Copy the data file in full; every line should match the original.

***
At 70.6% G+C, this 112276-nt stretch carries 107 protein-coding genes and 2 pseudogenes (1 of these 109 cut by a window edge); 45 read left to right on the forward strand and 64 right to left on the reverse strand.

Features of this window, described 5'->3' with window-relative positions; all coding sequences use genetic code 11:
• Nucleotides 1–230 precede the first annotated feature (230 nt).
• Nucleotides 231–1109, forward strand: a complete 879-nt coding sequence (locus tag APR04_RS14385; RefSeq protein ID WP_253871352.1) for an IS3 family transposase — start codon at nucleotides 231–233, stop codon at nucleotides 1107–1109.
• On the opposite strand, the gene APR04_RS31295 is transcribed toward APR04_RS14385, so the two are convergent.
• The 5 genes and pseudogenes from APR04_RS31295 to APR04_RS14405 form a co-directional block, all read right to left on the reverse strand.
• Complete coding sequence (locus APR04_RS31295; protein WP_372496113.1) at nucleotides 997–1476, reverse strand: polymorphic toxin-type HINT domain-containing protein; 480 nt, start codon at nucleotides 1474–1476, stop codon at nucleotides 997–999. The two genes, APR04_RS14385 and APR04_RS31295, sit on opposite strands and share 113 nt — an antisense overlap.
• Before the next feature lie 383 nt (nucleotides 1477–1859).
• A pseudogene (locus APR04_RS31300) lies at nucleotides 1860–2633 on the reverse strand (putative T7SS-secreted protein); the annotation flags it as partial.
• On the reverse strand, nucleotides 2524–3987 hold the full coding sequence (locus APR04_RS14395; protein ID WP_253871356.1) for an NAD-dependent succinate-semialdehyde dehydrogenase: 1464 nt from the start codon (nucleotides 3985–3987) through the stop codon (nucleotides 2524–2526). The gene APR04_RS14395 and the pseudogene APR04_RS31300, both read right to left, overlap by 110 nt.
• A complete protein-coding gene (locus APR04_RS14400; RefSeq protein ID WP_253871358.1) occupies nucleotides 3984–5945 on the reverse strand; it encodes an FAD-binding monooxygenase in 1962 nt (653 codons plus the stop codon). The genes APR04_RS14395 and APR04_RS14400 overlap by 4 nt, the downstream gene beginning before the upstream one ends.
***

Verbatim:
At 70.6% G+C, this 112276-nt stretch carries 107 protein-coding genes and 2 pseudogenes (1 of these 109 cut by a window edge); 45 read left to right on the forward strand and 64 right to left on the reverse strand.

Features of this window, described 5'->3' with window-relative positions; all coding sequences use genetic code 11:
• Nucleotides 1–230 precede the first annotated feature (230 nt).
• Nucleotides 231–1109, forward strand: a complete 879-nt coding sequence (locus tag APR04_RS14385; RefSeq protein ID WP_253871352.1) for an IS3 family transposase — start codon at nucleotides 231–233, stop codon at nucleotides 1107–1109.
• On the opposite strand, the gene APR04_RS31295 is transcribed toward APR04_RS14385, so the two are convergent.
• The 5 genes and pseudogenes from APR04_RS31295 to APR04_RS14405 form a co-directional block, all read right to left on the reverse strand.
• Complete coding sequence (locus APR04_RS31295; protein WP_372496113.1) at nucleotides 997–1476, reverse strand: polymorphic toxin-type HINT domain-containing protein; 480 nt, start codon at nucleotides 1474–1476, stop codon at nucleotides 997–999. The two genes, APR04_RS14385 and APR04_RS31295, sit on opposite strands and share 113 nt — an antisense overlap.
• Before the next feature lie 383 nt (nucleotides 1477–1859).
• A pseudogene (locus APR04_RS31300) lies at nucleotides 1860–2633 on the reverse strand (putative T7SS-secreted protein); the annotation flags it as partial.
• On the reverse strand, nucleotides 2524–3987 hold the full coding sequence (locus APR04_RS14395; protein ID WP_253871356.1) for an NAD-dependent succinate-semialdehyde dehydrogenase: 1464 nt from the start codon (nucleotides 3985–3987) through the stop codon (nucleotides 2524–2526). The gene APR04_RS14395 and the pseudogene APR04_RS31300, both read right to left, overlap by 110 nt.
• A complete protein-coding gene (locus APR04_RS14400; RefSeq protein ID WP_253871358.1) occupies nucleotides 3984–5945 on the reverse strand; it encodes an FAD-binding monooxygenase in 1962 nt (653 codons plus the stop codon). The genes APR04_RS14395 and APR04_RS14400 overlap by 4 nt, the downstream gene beginning before the upstream one ends.